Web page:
I always asked myself why the pages from the mentioned DataFlash chips, are not(standard) binary sized, but have eight more bytes every 256 bytes?
Is it a physical/production side effect, or are those bytes meant for storing some "˜file system' data, what's the use for it?
I'm using these chips in combination with a FAT file system, for storing logged data, and thus use/need "˜binary' ordered page/buffer byte addresses. Now as people know, for those that use these chips, that to obtain a "˜binary' page and buffer byte addresses, some left and right shifting is needed on the page and buffer byte address bits, to gain access to the correct bytes. Not really a big deal, but for one, the extra bytes are not used anyway, second, one cannot use the "˜continuous read' commands in a binary way, thus when reading sequential data, each time a page has been read, one must stop reading, send a new address command(and shifting address bits again), and start reading again, a lot of overhead when reading big sequential files on one DF chip.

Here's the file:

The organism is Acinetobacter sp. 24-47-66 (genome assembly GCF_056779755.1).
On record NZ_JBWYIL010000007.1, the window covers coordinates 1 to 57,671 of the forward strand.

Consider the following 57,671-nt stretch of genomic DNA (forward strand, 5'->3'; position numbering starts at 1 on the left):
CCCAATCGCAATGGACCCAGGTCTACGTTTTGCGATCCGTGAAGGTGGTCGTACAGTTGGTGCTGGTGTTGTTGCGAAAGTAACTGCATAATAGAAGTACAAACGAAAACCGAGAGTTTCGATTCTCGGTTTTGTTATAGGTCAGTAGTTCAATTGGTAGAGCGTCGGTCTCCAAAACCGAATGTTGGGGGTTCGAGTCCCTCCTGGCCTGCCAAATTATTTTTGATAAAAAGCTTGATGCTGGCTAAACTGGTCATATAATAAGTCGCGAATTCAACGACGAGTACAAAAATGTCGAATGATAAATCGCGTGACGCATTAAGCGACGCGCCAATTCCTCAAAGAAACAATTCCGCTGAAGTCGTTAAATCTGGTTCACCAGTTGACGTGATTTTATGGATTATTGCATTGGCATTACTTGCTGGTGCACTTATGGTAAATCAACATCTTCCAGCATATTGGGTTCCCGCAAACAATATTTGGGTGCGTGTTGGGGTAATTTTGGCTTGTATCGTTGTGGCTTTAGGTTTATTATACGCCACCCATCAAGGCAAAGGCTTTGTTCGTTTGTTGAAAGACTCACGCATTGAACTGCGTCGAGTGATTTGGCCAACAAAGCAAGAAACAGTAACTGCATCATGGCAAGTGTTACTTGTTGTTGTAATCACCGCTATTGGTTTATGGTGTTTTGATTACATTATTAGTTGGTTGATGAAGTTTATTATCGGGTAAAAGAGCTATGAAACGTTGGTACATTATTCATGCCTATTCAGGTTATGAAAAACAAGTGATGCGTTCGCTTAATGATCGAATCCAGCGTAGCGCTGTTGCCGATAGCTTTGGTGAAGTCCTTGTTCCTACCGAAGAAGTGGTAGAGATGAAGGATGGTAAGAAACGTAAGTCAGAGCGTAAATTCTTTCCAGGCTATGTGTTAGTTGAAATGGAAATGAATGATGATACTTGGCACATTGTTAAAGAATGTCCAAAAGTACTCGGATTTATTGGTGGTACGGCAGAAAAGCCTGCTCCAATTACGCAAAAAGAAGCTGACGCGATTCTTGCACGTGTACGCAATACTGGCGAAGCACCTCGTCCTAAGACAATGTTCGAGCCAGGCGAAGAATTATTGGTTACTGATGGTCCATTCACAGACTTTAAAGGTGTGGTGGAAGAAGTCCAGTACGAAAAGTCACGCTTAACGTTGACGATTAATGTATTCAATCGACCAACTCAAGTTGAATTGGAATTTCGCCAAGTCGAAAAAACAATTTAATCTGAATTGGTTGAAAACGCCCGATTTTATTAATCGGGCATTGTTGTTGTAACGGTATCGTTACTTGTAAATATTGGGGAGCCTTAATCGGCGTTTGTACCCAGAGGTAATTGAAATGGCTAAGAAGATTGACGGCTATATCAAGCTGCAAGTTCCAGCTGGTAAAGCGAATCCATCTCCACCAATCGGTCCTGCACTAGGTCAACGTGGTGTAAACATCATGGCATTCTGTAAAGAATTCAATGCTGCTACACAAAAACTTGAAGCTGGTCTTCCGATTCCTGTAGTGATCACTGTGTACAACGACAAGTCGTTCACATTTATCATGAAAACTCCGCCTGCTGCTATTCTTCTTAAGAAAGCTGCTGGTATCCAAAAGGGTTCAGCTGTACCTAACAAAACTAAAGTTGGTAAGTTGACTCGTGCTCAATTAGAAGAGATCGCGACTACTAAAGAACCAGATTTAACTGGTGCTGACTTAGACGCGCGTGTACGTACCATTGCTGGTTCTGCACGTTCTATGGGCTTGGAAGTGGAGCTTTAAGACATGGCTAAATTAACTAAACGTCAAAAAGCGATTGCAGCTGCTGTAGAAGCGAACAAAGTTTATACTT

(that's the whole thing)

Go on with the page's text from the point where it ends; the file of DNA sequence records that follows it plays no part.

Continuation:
Fortunately, there is the possibility to order the page/buffer addresses in a "˜binary' way(although, once programmed for "˜binary' addresses, you cannot go back), then no(special) bit shifting is needed to obtain the correct page/buffer byte address, and one can use the "˜continuous read' commands in a "˜binary' way(which speeds up the transfers a lot, Dean could use this in he's LUFA projects, when using only one DF chip), it also simplifies the coding.
This is what I've done, programmed the DataFlash for binary use, the only drawback is that I lose , in my case(AT45DB642D), 256KB of flash space.
So what's the reason why these DataFlash chips use, standard, non binary sized pages?